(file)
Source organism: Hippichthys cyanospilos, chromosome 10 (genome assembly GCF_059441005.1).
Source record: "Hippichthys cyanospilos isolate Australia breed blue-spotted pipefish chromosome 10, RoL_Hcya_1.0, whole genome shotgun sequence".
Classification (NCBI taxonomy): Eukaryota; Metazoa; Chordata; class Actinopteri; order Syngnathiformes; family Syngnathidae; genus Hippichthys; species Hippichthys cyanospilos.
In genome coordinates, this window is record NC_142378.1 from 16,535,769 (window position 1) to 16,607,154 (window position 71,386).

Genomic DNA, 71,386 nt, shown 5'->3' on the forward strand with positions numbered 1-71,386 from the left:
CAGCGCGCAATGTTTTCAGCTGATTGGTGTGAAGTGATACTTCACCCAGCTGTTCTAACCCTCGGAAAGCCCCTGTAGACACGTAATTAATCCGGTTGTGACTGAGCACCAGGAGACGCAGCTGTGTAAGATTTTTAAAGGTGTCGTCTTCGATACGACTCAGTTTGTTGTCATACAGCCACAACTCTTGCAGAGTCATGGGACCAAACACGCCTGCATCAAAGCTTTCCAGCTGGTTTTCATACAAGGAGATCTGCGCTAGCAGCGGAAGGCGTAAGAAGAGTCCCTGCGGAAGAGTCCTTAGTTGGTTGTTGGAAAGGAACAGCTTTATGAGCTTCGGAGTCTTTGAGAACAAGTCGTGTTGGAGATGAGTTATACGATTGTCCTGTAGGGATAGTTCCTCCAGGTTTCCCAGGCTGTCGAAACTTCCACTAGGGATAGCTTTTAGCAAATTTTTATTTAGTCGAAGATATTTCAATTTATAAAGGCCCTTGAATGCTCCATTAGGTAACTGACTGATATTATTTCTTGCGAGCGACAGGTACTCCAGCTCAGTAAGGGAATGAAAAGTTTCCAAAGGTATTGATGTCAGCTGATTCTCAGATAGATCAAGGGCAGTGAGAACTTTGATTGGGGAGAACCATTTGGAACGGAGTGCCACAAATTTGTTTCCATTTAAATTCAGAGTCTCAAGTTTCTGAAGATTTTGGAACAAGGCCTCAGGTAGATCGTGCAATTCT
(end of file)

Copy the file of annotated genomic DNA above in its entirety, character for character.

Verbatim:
Source organism: Hippichthys cyanospilos, chromosome 10 (genome assembly GCF_059441005.1).
Source record: "Hippichthys cyanospilos isolate Australia breed blue-spotted pipefish chromosome 10, RoL_Hcya_1.0, whole genome shotgun sequence".
Classification (NCBI taxonomy): Eukaryota; Metazoa; Chordata; class Actinopteri; order Syngnathiformes; family Syngnathidae; genus Hippichthys; species Hippichthys cyanospilos.
In genome coordinates, this window is record NC_142378.1 from 16,535,769 (window position 1) to 16,607,154 (window position 71,386).

Genomic DNA, 71,386 nt, shown 5'->3' on the forward strand with positions numbered 1-71,386 from the left:
CAGCGCGCAATGTTTTCAGCTGATTGGTGTGAAGTGATACTTCACCCAGCTGTTCTAACCCTCGGAAAGCCCCTGTAGACACGTAATTAATCCGGTTGTGACTGAGCACCAGGAGACGCAGCTGTGTAAGATTTTTAAAGGTGTCGTCTTCGATACGACTCAGTTTGTTGTCATACAGCCACAACTCTTGCAGAGTCATGGGACCAAACACGCCTGCATCAAAGCTTTCCAGCTGGTTTTCATACAAGGAGATCTGCGCTAGCAGCGGAAGGCGTAAGAAGAGTCCCTGCGGAAGAGTCCTTAGTTGGTTGTTGGAAAGGAACAGCTTTATGAGCTTCGGAGTCTTTGAGAACAAGTCGTGTTGGAGATGAGTTATACGATTGTCCTGTAGGGATAGTTCCTCCAGGTTTCCCAGGCTGTCGAAACTTCCACTAGGGATAGCTTTTAGCAAATTTTTATTTAGTCGAAGATATTTCAATTTATAAAGGCCCTTGAATGCTCCATTAGGTAACTGACTGATATTATTTCTTGCGAGCGACAGGTACTCCAGCTCAGTAAGGGAATGAAAAGTTTCCAAAGGTATTGATGTCAGCTGATTCTCAGATAGATCAAGGGCAGTGAGAACTTTGATTGGGGAGAACCATTTGGAACGGAGTGCCACAAATTTGTTTCCATTTAAATTCAGAGTCTCAAGTTTCTGAAGATTTTGGAACAAGGCCTCAGGTAGATCGTGCAATTCT